The condition, which is also known as a myocardial infarction, is caused by a lack of blood reaching the heart.
It’s crucial to be aware of the signs so you known one to dial 999 for an ambulance.
One of the most common heart attack symptoms is chest pain.
Chest pain could be a warning sign of a deadly myocardial infarction.
The pain may simply feel like added pressure in the upper torso, or a tight, squeezing sensation.
It’s common for the pain to spread to the neck, jaw or back, according to the Mayo Clinic.
Patients may have a feeling of heartburn or indigestion, which could be easily missed.
Lightheadedness, shortness of breath or an overwhelming sensation of anxiety could also be signs of a myocardial infarction.
The symptoms may appear more severe in some patients than others, while some people may have no warning signs of a heart attack at all.
“Not all people who have heart attacks have the same symptoms or have the same severity of symptoms,” said the Mayo Clinic.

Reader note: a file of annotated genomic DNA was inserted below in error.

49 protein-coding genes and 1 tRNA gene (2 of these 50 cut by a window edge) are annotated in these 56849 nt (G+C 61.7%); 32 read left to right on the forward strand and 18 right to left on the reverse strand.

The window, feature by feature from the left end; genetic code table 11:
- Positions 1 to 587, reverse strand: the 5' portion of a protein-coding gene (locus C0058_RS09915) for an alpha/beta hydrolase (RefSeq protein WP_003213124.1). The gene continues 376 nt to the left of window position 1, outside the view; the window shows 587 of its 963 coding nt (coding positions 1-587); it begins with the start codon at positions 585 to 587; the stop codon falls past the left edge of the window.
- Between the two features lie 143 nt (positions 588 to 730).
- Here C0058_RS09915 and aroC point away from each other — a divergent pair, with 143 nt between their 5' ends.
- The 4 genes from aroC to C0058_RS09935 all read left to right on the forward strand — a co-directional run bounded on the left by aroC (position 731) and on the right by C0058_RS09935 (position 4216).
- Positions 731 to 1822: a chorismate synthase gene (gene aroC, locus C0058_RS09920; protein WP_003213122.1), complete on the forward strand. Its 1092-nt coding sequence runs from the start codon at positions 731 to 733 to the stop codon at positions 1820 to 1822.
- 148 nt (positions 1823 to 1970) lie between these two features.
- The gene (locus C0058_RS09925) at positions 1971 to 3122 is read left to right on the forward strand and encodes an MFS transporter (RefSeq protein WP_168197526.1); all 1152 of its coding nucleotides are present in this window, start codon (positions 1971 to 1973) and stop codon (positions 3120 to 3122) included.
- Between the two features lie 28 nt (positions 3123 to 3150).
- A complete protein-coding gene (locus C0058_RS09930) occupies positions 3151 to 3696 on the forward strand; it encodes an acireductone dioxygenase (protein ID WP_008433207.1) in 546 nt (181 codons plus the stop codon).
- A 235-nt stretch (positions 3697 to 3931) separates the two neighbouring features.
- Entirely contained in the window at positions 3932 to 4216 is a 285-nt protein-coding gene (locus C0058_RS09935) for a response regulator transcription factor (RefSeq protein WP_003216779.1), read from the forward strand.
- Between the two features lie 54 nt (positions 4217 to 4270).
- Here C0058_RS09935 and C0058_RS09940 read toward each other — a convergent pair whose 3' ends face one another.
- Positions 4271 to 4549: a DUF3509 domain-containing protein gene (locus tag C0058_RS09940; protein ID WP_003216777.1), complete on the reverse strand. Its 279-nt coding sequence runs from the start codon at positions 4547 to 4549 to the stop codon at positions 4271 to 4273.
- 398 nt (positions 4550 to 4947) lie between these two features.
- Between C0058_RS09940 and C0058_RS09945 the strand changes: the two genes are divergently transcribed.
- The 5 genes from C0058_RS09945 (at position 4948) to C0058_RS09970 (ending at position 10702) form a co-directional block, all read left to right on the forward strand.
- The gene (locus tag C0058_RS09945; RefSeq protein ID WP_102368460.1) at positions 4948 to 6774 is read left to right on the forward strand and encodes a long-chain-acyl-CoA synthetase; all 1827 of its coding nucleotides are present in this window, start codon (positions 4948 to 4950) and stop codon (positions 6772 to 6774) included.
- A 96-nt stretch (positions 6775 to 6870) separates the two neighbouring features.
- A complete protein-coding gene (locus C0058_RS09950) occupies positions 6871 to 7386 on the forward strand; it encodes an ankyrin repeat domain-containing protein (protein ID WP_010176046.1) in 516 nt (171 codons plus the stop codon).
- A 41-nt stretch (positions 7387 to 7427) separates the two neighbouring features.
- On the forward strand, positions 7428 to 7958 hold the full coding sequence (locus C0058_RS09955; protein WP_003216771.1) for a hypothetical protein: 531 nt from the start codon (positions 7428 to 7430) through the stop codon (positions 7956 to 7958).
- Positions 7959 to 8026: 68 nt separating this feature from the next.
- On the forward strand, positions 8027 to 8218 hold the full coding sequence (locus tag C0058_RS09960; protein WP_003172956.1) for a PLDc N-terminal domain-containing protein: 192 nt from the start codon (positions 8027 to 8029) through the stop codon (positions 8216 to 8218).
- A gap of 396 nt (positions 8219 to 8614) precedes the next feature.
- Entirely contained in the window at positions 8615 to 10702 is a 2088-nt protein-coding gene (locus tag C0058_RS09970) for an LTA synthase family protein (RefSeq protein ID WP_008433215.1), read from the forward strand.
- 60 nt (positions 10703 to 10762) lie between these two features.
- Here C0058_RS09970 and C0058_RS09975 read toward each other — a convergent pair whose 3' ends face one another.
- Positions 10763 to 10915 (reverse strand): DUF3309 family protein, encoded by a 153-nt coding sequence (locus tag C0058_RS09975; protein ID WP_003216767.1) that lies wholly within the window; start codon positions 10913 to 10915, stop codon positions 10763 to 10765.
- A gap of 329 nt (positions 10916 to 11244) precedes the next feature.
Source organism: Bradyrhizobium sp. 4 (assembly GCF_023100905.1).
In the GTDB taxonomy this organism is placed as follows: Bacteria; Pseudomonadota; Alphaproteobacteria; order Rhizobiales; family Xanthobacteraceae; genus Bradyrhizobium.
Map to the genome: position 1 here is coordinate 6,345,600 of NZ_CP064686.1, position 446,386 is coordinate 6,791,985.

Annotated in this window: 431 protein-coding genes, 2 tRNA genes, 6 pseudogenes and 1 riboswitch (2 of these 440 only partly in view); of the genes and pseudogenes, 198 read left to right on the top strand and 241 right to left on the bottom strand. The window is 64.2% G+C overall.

“However, the more signs and symptoms you have, the greater the likelihood you’re having a heart attack.
“Some heart attacks strike suddenly, but many people have warning signs and symptoms hours, days or weeks in advance.
“The earliest warning might be recurrent chest pain or pressure [angina] that’s triggered by exertion and relieved by rest.
“It’s crucial to call 999 or emergency medical help if you think you might be having a heart attack.”
Making lifestyle changes is the best way to lower your risk of a heart attack, said the NHS.
Eating a healthy, balanced diet, and avoiding smoking are two of the most effective ways to prevent a myocardial infarction.
Being overweight forces the heart to work harder to pump blood around the body. Losing just a few pounds, if you’re overweight, will make a big difference to your heart attack risk.
It’s also crucial to maintain a normal blood pressure to avoid heart attacks. All UK adults over 40 should check their blood pressure at least every five years.
Every minute, someone in the UK will have a heart attack, according to charity Heart UK.